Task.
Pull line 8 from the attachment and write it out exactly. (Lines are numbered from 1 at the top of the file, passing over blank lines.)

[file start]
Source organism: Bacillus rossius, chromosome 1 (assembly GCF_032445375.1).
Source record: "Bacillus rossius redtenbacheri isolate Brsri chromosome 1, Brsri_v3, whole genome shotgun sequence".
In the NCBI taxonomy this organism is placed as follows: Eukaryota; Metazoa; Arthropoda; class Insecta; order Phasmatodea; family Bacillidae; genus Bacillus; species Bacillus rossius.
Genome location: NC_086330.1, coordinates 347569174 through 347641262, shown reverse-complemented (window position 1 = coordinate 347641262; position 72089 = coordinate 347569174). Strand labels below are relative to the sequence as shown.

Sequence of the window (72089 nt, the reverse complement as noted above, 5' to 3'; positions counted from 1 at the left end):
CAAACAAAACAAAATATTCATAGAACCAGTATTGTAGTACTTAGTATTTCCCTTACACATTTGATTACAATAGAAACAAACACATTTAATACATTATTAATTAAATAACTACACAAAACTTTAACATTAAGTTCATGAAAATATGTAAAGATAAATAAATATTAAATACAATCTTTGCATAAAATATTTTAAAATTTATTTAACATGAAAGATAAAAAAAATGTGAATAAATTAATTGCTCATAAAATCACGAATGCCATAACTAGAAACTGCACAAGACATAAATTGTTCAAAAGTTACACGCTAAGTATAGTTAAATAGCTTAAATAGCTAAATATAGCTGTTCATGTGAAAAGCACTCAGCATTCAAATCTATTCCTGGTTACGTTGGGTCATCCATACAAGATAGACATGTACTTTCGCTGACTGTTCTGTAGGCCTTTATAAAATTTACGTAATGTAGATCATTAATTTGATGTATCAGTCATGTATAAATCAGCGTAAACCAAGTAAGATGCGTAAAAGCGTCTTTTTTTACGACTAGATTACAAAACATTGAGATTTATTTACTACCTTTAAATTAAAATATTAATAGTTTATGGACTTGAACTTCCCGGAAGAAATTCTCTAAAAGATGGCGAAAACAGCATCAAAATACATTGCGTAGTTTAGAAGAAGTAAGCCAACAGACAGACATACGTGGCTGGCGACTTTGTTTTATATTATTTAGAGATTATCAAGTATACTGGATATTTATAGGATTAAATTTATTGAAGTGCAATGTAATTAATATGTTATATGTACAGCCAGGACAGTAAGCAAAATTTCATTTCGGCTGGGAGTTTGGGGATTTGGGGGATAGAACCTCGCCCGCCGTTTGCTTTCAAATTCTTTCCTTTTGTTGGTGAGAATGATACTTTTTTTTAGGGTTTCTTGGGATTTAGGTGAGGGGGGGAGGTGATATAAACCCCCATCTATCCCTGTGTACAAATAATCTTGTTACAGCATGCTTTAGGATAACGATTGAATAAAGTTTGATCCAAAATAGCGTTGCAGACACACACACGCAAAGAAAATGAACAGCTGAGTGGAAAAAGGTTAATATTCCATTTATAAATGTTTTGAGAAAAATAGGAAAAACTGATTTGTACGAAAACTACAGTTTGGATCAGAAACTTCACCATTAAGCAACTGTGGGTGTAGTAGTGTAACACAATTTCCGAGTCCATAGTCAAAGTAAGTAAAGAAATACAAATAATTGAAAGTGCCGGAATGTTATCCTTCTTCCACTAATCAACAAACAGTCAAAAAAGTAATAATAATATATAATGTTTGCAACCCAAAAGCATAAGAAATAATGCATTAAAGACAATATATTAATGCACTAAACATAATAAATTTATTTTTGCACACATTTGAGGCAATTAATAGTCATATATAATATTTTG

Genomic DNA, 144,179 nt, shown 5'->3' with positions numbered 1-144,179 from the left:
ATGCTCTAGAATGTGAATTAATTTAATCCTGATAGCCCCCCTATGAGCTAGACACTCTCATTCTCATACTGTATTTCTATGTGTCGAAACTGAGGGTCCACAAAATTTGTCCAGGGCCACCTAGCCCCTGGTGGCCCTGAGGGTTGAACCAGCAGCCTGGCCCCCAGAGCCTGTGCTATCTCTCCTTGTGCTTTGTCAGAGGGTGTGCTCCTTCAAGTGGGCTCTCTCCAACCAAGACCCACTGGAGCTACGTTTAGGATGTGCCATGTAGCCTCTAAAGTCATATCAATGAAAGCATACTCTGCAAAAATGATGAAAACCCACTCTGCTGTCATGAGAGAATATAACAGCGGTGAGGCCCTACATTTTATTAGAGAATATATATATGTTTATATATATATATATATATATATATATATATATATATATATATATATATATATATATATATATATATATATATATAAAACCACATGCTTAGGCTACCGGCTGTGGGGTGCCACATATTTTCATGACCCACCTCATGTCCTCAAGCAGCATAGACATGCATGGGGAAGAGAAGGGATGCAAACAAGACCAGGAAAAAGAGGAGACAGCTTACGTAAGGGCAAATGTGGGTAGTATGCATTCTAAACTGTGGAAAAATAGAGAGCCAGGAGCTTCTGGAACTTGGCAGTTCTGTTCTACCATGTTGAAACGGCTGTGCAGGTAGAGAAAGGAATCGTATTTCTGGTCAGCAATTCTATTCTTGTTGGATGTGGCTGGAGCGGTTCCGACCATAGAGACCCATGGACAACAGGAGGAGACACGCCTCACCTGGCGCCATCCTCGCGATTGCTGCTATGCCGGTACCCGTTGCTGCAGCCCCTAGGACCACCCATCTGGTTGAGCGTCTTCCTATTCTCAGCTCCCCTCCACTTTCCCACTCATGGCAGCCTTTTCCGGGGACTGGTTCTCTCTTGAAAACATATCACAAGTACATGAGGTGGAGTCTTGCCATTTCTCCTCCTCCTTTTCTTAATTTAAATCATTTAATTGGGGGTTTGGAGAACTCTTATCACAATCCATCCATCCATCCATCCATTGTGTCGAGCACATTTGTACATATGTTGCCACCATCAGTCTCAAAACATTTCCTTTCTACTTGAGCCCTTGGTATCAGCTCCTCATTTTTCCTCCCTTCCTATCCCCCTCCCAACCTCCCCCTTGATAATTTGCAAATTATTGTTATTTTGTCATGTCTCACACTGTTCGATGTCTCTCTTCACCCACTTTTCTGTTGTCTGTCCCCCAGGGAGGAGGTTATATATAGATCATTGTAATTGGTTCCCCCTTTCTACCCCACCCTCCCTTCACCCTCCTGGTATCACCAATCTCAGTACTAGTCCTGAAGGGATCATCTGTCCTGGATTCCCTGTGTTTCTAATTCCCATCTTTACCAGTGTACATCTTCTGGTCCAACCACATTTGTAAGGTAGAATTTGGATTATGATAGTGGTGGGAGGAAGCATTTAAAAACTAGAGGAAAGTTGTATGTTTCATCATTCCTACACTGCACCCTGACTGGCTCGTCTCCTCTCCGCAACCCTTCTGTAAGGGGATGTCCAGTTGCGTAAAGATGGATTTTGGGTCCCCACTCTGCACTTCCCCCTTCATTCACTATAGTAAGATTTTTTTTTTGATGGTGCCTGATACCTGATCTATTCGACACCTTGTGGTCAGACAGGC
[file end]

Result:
ATGCTCTAGAATGTGAATTAATTTAATCCTGATAGCCCCCCTATGAGCTAGACACTCTCATTCTCATACTGTATTTCTATGTGTCGAAACTGAGGGTCCACAAAATTTGTCCAGGGCCACCTAGCCCCTGGTGGCCCTGAGGGTTGAACCAGCAGCCTGGCCCCCAGAGCCTGTGCTATCTCTCCTTGTGCTTTGTCAGAGGGTGTGCTCCTTCAAGTGGGCTCTCTCCAACCAAGACCCACTGGAGCTACGTTTAGGATGTGCCATGTAGCCTCTAAAGTCATATCAATGAAAGCATACTCTGCAAAAATGATGAAAACCCACTCTGCTGTCATGAGAGAATATAACAGCGGTGAGGCCCTACATTTTATTAGAGAATATATATATGTTTATATATATATATATATATATATATATATATATATATATATATATATATATATATATATATATATATATATATATAAAACCACATGCTTAGGCTACCGGCTGTGGGGTGCCACATATTTTCATGACCCACCTCATGTCCTCAAGCAGCATAGACATGCATGGGGAAGAGAAGGGATGCAAACAAGACCAGGAAAAAGAGGAGACAGCTTACGTAAGGGCAAATGTGGGTAGTATGCATTCTAAACTGTGGAAAAATAGAGAGCCAGGAGCTTCTGGAACTTGGCAGTTCTGTTCTACCATGTTGAAACGGCTGTGCAGGTAGAGAAAGGAATCGTATTTCTGGTCAGCAATTCTATTCTTGTTGGATGTGGCTGGAGCGGTTCCGACCATAGAGACCCATGGACAACAGGAGGAGACACGCCTCACCTGGCGCCATCCTCGCGATTGCTGCTATGCCGGTACCCGTTGCTGCAGCCCCTAGGACCACCCATCTGGTTGAGCGTCTTCCTATTCTCAGCTCCCCTCCACTTTCCCACTCATGGCAGCCTTTTCCGGGGACTGGTTCTCTCTTGAAAACATATCACAAGTACATGAGGTGGAGTCTTGCCATTTCTCCTCCTCCTTTTCTTAATTTAAATCATTTAATTGGGGGTTTGGAGAACTCTTATCACAATCCATCCATCCATCCATCCATTGTGTCGAGCACATTTGTACATATGTTGCCACCATCAGTCTCAAAACATTTCCTTTCTACTTGAGCCCTTGGTATCAGCTCCTCATTTTTCCTCCCTTCCTATCCCCCTCCCAACCTCCCCCTTGATAATTTGCAAATTATTGTTATTTTGTCATGTCTCACACTGTTCGATGTCTCTCTTCACCCACTTTTCTGTTGTCTGTCCCCCAGGGAGGAGGTTATATATAGATCATTGTAATTGGTTCCCCCTTTCTACCCCACCCTCCCTTCACCCTCCTGGTATCACCAATCTCAGTACTAGTCCTGAAGGGATCATCTGTCCTGGATTCCCTGTGTTTCTAATTCCCATCTTTACCAGTGTACATCTTCTGGTCCAACCACATTTGTAAGGTAGAATTTGGATTATGATAGTGGTGGGAGGAAGCATTTAAAAACTAGAGGAAAGTTGTATGTTTCATCATTCCTACACTGCACCCTGACTGGCTCGTCTCCTCTCCGCAACCCTTCTGTAAGGGGATGTCCAGTTGCGTAAAGATGGATTTTGGGTCCCCACTCTGCACTTCCCCCTTCATTCACTATAGTAAGATTTTTTTTTTGATGGTGCCTGATACCTGATCTATTCGACACCTTGTGGTCAGACAGGC